'Video Games Are Not to Blame' is Trending on Twitter

video games are not to blame trending on twitter

In the wake of not one, but two mass shootings that took place within 24 hours of each other in the United States, President Donald Trump gave a speech that blamed the incidents partly on violent video games. "We must stop the glorification of violence in our society," he said. "This includes the gruesome and grisly video games that are now commonplace. It is too easy today for troubled youth to surround themselves with a culture that celebrates violence. We must stop or substantially reduce this, and it has to begin immediately." Other politicians, particularly Republicans and Fox News guests, have joined Trump in blaming video games on the mass shootings in El Paso, Texas and Dayton, Ohio, but the video game community is fighting back against these accusations.

At the time of this writing, #VideogamesAreNotToBlame is the top trend on Twitter, with over 40,000 tweets and counting. Many critics of the narrative that video games played a role in the mass shootings over the weekend are using the hashtag to point out flaws in the logic. Namely, that violent video games are prominent in many other countries besides the United States, yet the US still has significantly more violent gun deaths.

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Some feel as though politicians, like Texas Lt. Governor Dan Patrick, are attempting to use video games to deflect from the real reasons why these mass shootings took place. Putting the debate over American gun rights aside, we can say definitively that the El Paso, Texas shooting was racially motivated, with the shooter primarily targeting Hispanics. Additionally, the El Paso shooter parroted white supremacist conspiracy theories in his manifesto.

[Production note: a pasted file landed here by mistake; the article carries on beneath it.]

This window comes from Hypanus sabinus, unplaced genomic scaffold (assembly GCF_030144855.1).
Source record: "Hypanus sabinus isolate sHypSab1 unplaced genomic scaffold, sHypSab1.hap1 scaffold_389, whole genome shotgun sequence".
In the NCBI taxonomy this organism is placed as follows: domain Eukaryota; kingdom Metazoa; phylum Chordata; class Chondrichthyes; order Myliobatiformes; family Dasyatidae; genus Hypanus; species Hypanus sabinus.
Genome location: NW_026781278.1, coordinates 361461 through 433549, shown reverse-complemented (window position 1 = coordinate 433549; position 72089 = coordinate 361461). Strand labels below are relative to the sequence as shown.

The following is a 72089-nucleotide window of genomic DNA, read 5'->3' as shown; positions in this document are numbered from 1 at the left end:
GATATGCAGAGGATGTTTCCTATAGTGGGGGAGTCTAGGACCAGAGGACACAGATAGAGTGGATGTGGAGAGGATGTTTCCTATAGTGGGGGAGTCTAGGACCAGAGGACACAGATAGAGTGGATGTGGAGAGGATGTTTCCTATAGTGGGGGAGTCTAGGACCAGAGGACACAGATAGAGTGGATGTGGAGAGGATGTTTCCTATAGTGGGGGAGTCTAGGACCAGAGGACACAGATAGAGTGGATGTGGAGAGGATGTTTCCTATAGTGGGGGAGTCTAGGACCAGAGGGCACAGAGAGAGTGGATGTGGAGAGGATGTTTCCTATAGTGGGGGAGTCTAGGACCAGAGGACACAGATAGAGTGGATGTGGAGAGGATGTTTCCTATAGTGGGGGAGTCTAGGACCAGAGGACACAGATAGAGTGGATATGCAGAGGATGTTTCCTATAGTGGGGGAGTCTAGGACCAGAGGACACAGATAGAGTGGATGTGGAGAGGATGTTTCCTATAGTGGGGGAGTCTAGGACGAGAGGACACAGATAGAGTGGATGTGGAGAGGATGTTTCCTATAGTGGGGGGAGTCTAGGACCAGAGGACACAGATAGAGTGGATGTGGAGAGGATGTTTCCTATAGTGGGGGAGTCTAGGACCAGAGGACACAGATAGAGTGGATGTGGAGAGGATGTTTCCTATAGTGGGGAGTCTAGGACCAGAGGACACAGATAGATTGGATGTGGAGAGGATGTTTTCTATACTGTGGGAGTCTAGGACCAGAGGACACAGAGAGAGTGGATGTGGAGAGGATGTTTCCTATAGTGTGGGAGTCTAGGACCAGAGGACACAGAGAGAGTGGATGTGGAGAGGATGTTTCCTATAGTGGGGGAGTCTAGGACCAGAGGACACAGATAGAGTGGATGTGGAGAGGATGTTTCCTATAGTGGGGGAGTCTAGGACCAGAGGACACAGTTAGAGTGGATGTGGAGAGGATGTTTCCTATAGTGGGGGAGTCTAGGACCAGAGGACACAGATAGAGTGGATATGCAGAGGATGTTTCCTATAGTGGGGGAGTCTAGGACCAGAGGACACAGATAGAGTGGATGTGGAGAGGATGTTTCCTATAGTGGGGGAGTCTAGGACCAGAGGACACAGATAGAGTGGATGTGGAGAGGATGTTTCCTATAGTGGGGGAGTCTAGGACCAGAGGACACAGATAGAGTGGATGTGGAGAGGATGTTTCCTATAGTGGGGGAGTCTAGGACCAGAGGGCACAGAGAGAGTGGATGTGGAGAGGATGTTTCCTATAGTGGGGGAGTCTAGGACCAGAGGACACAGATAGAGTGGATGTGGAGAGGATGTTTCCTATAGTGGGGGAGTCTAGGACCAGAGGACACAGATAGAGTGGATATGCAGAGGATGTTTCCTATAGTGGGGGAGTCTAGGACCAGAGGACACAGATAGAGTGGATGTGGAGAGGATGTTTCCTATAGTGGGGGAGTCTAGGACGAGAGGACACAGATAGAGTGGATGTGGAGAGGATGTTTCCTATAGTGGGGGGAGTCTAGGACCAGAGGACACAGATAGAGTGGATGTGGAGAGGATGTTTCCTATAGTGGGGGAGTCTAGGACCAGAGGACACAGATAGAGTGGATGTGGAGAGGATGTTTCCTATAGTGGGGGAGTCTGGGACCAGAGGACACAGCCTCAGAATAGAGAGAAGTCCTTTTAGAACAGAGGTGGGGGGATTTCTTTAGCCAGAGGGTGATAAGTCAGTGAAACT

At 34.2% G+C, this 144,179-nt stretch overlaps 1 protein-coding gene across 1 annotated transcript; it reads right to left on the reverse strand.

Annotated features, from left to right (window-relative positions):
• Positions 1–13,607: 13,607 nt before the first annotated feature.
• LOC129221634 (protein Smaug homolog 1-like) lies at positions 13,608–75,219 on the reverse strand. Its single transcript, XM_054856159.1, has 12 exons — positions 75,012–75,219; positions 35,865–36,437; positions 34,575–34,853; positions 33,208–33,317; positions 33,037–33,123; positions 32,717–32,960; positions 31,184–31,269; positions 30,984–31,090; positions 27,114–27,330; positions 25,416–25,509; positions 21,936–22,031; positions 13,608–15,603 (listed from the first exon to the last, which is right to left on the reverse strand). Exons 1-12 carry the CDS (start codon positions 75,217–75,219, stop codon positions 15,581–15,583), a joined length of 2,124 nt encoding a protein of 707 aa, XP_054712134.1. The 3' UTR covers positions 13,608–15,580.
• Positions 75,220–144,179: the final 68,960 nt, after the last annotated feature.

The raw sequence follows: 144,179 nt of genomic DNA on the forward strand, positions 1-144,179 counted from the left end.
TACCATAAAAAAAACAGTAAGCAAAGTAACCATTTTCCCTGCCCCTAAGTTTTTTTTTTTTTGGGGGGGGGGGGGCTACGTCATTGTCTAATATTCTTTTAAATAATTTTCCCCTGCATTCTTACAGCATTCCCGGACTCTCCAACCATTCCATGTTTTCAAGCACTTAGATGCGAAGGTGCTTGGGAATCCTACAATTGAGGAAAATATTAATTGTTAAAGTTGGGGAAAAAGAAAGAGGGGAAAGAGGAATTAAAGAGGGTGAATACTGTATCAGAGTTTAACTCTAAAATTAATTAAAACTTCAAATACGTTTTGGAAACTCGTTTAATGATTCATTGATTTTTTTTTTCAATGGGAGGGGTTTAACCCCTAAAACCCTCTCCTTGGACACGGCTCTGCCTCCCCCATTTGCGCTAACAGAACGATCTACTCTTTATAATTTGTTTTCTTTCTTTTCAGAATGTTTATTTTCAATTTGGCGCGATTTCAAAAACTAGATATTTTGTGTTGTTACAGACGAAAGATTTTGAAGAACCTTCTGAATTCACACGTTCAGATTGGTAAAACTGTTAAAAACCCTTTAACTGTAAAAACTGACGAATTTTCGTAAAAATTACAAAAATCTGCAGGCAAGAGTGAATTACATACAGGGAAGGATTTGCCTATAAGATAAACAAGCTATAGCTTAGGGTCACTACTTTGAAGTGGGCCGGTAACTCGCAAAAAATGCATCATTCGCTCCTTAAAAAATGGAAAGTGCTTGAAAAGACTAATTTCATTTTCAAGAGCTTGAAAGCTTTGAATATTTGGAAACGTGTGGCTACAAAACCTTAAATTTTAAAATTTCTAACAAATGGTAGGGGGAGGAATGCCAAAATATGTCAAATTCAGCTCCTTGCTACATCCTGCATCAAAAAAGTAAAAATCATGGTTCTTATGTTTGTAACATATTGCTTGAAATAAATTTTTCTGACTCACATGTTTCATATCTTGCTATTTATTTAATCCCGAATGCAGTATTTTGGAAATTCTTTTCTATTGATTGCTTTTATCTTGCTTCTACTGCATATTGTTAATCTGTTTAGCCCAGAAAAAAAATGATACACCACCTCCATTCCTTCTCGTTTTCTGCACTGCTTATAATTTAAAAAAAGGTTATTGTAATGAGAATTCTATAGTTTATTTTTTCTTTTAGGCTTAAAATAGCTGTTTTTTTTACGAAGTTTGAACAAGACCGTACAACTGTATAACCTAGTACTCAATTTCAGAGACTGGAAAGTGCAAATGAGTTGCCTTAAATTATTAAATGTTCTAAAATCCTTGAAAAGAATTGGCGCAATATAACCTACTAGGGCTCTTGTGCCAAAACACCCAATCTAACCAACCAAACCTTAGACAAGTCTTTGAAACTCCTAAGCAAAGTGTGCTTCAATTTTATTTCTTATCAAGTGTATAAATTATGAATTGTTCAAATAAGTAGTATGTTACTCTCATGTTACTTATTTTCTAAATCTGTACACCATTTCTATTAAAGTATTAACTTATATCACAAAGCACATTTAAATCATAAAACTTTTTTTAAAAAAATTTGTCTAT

Regardless of the evidence, some politicians continue to push the narrative that video games cause gun violence, and it will be interesting to see where we go from here. Trump was shown a video game violence highlight reel last year and even met with top gaming executives, but nothing ever came from those meetings, so it's unclear if any legislation designed to regulate video game violence will ever be written or not.

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